The Apostle's Prayer
Philippians 1:9-11
And this I pray, that your love may abound yet more and more in knowledge and in all judgment;

He had spoken of praying for them. This was the purport of his prayers: "And this I pray, that your love may abound more and more in knowledge and in all discernment."


1. The language implies the existence of this love as well as its imperfection. It had been manifest in many ways; but there were social rivalries and jealousies and disputes at Philippi. Therefore the apostle prays that their love may abound more and more.

2. absolutely that he speaks of, the grand principle, the motive power of Christian life. Matthew Henry says it is the law of Christ's kingdom, the lesson of his school, the livery of his family.

(1) It is Divine in its origin, for "love is of God;"

(2) it is the principle of the Divine indwelling, for "he that dwelleth in love dwelleth in God, and God in him;"

(3) it is the spring of all holy obedience, for it is "the fulfilling of the Law;"

(4) it is "the bond of perfectness;

(5) it has no metes or bounds like law, for we are to love with all our powers. The gospel lays the believer under a weightier line of obligation than the Law; for we are not to do this or that particular duty prescribed by the Law, but to do all that we can do through the constraining force of the love of God.

3. It is love fed by knowledge and guided by judgment; for it is to abound "in perfect knowledge and universal discernment."

(1) Knowledge here is the thorough grasp of theoretical and practical truth.

(a) This is needed to feed love. We cannot love an unknown person; we cannot love an unknown gospel; we cannot love one another except so far as we know one another. The more we know of our blessed Redeemer the more shall we love him. Love is not a blind attachment.

(b) It is needed to regulate love. Love without knowledge may lead a Christian into mistakes, irregularities, improprieties, like a foolishly fond father who spoils his child. Love may waste itself on worthless or frivolous objects, or it may attempt impracticable projects by unwarrantable means; but if knowledge be the guide, these mistakes will be prevented.

(2) The love is in "all discernment." This is more than knowledge. It is more even than the application of knowledge. It is that discriminating power, which enables a man to appreciate the true nature of things presented to him in the sphere of religious realities.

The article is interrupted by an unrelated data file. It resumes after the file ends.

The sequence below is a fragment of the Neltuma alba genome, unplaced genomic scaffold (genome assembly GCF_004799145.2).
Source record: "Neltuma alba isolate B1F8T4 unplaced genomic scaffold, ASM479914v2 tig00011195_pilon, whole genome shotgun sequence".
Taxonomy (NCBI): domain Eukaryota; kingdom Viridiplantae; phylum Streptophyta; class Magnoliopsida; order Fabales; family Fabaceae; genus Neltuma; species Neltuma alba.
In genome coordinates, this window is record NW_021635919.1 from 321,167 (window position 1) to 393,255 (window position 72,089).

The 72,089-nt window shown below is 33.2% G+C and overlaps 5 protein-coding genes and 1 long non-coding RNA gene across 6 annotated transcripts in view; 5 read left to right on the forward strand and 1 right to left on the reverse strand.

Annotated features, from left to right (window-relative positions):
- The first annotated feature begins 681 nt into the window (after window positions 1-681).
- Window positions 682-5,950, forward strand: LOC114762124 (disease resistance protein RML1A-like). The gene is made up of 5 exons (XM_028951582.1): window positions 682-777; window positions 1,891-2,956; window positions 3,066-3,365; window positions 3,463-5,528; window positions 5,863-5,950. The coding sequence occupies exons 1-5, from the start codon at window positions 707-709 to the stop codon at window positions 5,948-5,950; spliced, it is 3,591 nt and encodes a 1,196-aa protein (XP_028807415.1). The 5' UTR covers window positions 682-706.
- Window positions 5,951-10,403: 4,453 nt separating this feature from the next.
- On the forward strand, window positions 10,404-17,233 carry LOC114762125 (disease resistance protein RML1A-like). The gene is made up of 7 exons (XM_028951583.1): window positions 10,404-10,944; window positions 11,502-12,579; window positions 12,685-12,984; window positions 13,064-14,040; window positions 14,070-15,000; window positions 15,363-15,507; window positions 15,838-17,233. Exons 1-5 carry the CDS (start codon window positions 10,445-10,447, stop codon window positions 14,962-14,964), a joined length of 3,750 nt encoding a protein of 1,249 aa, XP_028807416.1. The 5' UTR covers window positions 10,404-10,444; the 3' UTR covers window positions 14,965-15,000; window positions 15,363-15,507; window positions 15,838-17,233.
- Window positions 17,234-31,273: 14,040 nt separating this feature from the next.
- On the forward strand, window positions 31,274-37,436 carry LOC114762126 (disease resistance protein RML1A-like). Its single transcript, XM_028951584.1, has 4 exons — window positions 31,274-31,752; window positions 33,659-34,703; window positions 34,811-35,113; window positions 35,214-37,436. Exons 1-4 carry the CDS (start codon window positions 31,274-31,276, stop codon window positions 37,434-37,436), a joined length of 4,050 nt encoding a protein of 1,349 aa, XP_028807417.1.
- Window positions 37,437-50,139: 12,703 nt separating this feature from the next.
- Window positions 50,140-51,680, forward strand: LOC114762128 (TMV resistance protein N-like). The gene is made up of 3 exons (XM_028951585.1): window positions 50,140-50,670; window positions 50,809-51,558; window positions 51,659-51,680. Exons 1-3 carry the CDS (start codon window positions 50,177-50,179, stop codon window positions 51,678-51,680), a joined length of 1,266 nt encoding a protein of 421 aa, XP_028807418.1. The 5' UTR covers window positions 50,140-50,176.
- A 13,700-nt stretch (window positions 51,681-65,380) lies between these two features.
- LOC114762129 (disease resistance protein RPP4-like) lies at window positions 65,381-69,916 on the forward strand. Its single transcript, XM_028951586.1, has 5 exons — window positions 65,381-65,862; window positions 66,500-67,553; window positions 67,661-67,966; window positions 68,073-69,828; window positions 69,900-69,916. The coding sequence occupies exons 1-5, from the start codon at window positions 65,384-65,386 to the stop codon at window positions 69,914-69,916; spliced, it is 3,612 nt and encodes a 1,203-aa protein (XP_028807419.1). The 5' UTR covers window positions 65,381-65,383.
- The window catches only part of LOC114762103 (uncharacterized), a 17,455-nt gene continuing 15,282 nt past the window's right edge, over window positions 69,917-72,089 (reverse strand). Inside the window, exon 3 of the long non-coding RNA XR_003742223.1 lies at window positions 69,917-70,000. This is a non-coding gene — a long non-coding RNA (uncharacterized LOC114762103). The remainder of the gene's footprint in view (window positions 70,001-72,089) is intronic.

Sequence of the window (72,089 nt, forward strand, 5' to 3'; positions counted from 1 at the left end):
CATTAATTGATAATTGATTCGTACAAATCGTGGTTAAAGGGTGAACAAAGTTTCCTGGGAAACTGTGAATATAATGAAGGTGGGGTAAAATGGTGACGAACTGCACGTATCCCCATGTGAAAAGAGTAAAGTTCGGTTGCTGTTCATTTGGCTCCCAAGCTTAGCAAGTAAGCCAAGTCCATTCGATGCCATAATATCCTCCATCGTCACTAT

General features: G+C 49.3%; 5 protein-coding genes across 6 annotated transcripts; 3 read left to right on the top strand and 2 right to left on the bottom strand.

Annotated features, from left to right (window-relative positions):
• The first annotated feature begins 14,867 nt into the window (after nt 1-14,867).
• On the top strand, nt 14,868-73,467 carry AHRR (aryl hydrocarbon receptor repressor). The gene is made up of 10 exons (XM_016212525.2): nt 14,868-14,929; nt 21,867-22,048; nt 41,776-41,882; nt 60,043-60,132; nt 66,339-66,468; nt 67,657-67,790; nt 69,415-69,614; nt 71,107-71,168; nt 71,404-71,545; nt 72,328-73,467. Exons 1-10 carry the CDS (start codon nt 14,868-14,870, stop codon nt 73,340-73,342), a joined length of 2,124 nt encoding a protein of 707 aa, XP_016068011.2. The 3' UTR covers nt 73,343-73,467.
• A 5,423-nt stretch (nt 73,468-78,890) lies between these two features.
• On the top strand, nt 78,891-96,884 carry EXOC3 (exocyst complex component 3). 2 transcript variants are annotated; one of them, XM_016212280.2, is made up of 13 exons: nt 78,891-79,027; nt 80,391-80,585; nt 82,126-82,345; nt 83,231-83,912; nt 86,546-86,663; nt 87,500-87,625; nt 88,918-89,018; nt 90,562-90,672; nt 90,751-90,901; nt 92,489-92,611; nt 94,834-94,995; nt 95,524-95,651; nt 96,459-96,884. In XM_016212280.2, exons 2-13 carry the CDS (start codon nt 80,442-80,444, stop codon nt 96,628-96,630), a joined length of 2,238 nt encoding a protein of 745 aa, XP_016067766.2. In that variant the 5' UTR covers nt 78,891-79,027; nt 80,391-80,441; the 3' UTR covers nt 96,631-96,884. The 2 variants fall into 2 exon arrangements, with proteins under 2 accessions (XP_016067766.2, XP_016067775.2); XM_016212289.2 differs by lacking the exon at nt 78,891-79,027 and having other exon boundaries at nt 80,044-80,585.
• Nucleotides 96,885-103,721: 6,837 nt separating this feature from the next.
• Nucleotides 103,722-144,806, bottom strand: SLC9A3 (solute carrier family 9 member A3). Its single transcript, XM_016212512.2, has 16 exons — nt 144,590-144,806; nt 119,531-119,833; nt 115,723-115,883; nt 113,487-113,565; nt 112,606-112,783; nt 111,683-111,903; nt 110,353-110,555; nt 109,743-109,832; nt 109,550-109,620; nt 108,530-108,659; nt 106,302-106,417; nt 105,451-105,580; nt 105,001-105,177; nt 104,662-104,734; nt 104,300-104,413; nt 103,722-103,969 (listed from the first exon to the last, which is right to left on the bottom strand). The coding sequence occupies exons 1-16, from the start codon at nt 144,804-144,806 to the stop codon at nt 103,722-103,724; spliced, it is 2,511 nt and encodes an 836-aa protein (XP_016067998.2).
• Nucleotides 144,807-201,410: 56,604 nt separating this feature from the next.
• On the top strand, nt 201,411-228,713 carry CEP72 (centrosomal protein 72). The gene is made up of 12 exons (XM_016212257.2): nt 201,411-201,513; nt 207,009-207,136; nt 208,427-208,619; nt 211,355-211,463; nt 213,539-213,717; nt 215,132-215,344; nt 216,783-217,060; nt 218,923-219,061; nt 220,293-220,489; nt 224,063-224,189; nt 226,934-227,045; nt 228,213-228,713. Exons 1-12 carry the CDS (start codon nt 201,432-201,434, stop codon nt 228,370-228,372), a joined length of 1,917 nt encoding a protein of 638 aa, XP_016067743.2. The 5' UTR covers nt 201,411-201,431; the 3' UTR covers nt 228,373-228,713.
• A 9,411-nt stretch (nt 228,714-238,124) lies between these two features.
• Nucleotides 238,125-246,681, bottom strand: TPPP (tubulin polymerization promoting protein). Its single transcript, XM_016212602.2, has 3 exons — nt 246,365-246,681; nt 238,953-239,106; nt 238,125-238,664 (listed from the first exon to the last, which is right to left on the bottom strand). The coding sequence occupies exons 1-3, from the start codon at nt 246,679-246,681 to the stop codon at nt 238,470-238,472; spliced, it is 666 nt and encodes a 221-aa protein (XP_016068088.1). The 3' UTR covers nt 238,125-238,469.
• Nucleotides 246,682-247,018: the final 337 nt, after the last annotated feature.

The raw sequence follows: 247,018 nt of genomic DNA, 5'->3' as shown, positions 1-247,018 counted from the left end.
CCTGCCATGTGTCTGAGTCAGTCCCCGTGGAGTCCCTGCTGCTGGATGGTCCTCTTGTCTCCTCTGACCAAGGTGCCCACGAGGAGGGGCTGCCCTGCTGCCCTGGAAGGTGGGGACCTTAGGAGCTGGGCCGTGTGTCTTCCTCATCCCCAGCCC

1. Christian capacity to discern excellent things. "That you may be able to prove things that are excellent." Love, rightly guided, penetrates through all disguises of error. It is, in fact, a mighty preservative against error. The Christian is able "to prove all things, and hold fast that which is good." He does not lose sight of the true proportions and relations of truth. But the spiritual capacity of believers is found to differ like the natural capacities of men. Some are very deficient in the power of spiritual discernment, yet this may be mainly due to the weakness of love. Those who are strong maintain the tranquillity of their own mind, and will be a stay to the timid and the weak. Cecil says, "A sound heart is the best casuist."

2. Sincerity. "That ye may be sincere." Love, rightly guided, brings out the deep reality of Christian character, and presents it in a holy simplicity without stratagem, diplomacy, or manoeuvre. A sincere man has all the strength that springs from an undivided heart: his love is without dissimulation; his sincerity is a godly sincerity, which realizes the impossibility of uniting the interests and pleasures and pursuits of the present world with those of true religion.

3. The absence of offense. "And void of offense." It seems hard to be so in a world to which the gospel itself is an offense. Yet, though we are not to compromise the principles of the gospel, we are to live peaceably with all men, to take wrong rather than give offense, to have a good report from them that are without, to be "blameless and harmless as the sons of God." The duration of this temper of sincerity and inoffensiveness is "against the day of Christ " - the day of final account before the Judge, as if to imply the undeviating consistency of a life thus divinely ordered.

4. Positive fruitfulness in Christian life. "Being filled with the fruit of righteousness, which is by Jesus Christ, unto the glory and praise of God." There is more needed than mere harmlessness: there must be a positive development of Christian life.

(1) The fruit of righteousness. The righteousness is not of nature, but of grace; it is not of the Law, but of faith; and is essentially fruitful. Therefore those who possess it are "trees of righteousness," and the quality of the tree is known by its fruit. The whole system of redemption has for its end to make men "fruitful of good works."

(2) This fruit is by Jesus Christ, because it is bound up with the life of Christ. "As the branch cannot bear fruit of itself except it abide in the vine, no more can ye except ye abide in me" (John 15:4).

(3) The end to which all is directed - "to the glory and praise of God." The glory is the manifestation of God's grace, the praise is the recognition by men of God's attributes.

(4) It is implied that believers are to be "filled" with the fruit of righteousness. Not a branch here and there, but all our branches are to be loaded with fruit. Thus there will be the more glory and praise to God. - T.C.

Parallel Verses
KJV: And this I pray, that your love may abound yet more and more in knowledge and in all judgment;

WEB: This I pray, that your love may abound yet more and more in knowledge and all discernment;

St. Paul's Prayer for the Philippians
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